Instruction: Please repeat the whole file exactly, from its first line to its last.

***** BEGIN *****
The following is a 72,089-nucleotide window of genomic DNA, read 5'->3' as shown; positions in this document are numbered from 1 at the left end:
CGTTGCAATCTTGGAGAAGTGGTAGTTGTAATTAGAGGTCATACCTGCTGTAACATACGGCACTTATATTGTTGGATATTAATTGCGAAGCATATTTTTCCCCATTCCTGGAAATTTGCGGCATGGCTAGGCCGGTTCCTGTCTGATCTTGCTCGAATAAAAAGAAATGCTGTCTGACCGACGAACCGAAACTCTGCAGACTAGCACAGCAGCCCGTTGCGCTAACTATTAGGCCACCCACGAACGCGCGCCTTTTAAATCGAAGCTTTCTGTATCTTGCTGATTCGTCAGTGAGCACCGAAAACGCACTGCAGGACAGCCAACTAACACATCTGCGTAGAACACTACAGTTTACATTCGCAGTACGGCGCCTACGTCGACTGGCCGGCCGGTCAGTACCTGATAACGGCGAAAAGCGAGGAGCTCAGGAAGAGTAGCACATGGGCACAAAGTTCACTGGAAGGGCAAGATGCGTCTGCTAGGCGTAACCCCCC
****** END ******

The following is a 72,089-nucleotide window of genomic DNA, read 5'->3' as shown; positions in this document are numbered from 1 at the left end:
CGTTGCAATCTTGGAGAAGTGGTAGTTGTAATTAGAGGTCATACCTGCTGTAACATACGGCACTTATATTGTTGGATATTAATTGCGAAGCATATTTTTCCCCATTCCTGGAAATTTGCGGCATGGCTAGGCCGGTTCCTGTCTGATCTTGCTCGAATAAAAAGAAATGCTGTCTGACCGACGAACCGAAACTCTGCAGACTAGCACAGCAGCCCGTTGCGCTAACTATTAGGCCACCCACGAACGCGCGCCTTTTAAATCGAAGCTTTCTGTATCTTGCTGATTCGTCAGTGAGCACCGAAAACGCACTGCAGGACAGCCAACTAACACATCTGCGTAGAACACTACAGTTTACATTCGCAGTACGGCGCCTACGTCGACTGGCCGGCCGGTCAGTACCTGATAACGGCGAAAAGCGAGGAGCTCAGGAAGAGTAGCACATGGGCACAAAGTTCACTGGAAGGGCAAGATGCGTCTGCTAGGCGTAACCCCCC